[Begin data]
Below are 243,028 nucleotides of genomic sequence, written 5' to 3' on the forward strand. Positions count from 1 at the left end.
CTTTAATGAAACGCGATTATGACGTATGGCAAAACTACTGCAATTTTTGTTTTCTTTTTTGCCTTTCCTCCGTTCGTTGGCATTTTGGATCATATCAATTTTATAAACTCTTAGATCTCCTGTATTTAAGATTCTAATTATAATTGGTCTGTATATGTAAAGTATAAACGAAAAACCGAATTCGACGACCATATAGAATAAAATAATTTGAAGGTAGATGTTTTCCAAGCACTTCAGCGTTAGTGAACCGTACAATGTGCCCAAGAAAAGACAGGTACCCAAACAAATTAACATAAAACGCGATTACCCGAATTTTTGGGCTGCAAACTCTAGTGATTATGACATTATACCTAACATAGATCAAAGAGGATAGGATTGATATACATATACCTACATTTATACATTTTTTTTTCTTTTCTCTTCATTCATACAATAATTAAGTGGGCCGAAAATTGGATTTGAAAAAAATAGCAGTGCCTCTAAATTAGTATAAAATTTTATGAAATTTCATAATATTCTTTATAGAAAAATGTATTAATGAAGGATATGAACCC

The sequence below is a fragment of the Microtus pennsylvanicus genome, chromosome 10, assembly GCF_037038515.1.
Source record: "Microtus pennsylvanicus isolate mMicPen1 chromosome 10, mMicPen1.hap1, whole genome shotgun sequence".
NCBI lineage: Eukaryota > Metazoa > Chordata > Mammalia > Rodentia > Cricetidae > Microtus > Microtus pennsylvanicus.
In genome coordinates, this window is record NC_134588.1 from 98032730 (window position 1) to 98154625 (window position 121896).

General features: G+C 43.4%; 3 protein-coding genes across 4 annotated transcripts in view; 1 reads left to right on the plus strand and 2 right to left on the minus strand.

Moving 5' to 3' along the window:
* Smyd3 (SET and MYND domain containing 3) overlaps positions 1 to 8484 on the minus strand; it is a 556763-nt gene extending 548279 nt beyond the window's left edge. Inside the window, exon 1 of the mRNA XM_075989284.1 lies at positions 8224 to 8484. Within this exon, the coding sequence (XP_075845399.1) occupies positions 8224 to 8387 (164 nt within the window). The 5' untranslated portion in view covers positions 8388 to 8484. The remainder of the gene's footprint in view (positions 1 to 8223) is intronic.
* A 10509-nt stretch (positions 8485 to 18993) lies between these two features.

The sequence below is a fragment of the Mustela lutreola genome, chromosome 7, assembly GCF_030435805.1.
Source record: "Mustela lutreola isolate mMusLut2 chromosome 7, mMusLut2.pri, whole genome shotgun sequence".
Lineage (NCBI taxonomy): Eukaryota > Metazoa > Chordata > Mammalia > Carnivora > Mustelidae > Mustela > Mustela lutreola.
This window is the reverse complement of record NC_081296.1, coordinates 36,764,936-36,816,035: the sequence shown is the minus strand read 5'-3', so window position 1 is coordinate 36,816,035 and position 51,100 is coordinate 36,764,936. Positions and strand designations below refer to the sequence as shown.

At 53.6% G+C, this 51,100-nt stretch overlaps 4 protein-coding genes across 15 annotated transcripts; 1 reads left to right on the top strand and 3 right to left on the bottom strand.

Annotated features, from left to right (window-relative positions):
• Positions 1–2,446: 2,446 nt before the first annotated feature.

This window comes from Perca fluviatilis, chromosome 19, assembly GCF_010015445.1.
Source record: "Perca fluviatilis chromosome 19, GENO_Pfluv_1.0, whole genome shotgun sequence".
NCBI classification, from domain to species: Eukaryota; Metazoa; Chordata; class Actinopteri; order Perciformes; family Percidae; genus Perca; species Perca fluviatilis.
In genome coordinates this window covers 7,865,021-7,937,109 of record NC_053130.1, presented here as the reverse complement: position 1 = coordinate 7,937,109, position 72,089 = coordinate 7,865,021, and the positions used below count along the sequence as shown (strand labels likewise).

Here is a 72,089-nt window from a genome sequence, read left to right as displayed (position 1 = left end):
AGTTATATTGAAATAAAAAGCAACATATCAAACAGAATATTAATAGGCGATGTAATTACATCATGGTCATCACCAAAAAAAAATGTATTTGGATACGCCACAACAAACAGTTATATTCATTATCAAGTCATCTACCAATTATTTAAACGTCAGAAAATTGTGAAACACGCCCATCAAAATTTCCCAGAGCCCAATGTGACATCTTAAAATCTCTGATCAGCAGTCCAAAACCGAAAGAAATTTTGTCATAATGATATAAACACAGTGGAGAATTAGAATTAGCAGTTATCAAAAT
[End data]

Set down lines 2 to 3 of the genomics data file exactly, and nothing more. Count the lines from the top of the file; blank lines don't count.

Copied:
CTTTAATGAAACGCGATTATGACGTATGGCAAAACTACTGCAATTTTTGTTTTCTTTTTTGCCTTTCCTCCGTTCGTTGGCATTTTGGATCATATCAATTTTATAAACTCTTAGATCTCCTGTATTTAAGATTCTAATTATAATTGGTCTGTATATGTAAAGTATAAACGAAAAACCGAATTCGACGACCATATAGAATAAAATAATTTGAAGGTAGATGTTTTCCAAGCACTTCAGCGTTAGTGAACCGTACAATGTGCCCAAGAAAAGACAGGTACCCAAACAAATTAACATAAAACGCGATTACCCGAATTTTTGGGCTGCAAACTCTAGTGATTATGACATTATACCTAACATAGATCAAAGAGGATAGGATTGATATACATATACCTACATTTATACATTTTTTTTTCTTTTCTCTTCATTCATACAATAATTAAGTGGGCCGAAAATTGGATTTGAAAAAAATAGCAGTGCCTCTAAATTAGTATAAAATTTTATGAAATTTCATAATATTCTTTATAGAAAAATGTATTAATGAAGGATATGAACCC

The sequence below is a fragment of the Microtus pennsylvanicus genome, chromosome 10, assembly GCF_037038515.1.